Turbine cars have long been a pipe dream since the dawn of the jet age that first spurred imaginations all over the world some sixty years ago. But practically speaking, turbine cars have never really taken off. They were either incredibly dangerous or prohibitively expensive (or both, like the Chrysler Patriot). They have also been beset by noise issues in the past.
But British luxury car maker Jaguar is giving it another go—and the British government is bankrolling the project. Rather than using a turbine to turn a driveshaft (which required a huge flywheel), Jag plans to use the turbine engine to power electric motors. Brilliant!
Jaguar has teamed up with Bladon Jets to produce a small, super-efficient turbine engine that will fit into a car body while maintaining the car’s profile. The British government has awarded the project $24 million after the Technology Strategy Board was convinced by a presentation that the project was feasible. SR Drives will also be working on the project to produce what it calls an Ultra Lightweight Range Extender.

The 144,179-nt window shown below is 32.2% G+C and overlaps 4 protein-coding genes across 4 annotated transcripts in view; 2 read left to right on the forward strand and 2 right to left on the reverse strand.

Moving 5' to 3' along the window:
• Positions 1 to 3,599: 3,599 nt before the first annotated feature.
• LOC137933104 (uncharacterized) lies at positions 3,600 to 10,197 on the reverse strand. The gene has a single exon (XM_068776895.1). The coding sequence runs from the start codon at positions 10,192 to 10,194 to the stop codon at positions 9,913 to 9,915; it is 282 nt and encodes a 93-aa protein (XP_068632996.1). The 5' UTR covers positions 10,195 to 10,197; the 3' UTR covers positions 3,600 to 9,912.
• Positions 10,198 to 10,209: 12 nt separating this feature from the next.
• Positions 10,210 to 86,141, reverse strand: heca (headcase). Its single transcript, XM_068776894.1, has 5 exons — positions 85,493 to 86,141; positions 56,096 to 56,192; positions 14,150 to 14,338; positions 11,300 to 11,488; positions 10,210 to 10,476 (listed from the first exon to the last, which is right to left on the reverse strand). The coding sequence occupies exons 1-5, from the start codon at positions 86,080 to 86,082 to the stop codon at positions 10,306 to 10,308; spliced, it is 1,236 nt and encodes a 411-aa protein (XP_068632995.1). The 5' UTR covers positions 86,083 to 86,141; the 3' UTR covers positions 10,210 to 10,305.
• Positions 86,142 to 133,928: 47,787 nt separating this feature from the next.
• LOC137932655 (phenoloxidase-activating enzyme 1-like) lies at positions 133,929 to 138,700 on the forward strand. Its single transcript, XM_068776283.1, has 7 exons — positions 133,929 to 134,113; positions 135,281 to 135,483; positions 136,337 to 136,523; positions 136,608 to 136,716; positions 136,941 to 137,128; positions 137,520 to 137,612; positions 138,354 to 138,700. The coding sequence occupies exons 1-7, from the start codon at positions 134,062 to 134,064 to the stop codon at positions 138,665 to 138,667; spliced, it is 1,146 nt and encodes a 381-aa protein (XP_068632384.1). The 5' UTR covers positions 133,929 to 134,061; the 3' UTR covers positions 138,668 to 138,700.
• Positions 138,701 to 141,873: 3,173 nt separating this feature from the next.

There is a long history of British turbine cars, starting with Rover back in the 1950’s. In 1951 the Rover Jet-1 roadster went 152 mph during one test, and they even entered a turbine car into the 1963 24 Hours of LeMans. Alas, jet cars never made it to production (though one fellow installed a jet engine into his Beetle). Will a gas-turbine-electric-hybrid work? We’ll have to wait and see, though the concept shows some promise.
Still waiting for my flying car though.
Source: Wired | Image: Rover Jet-1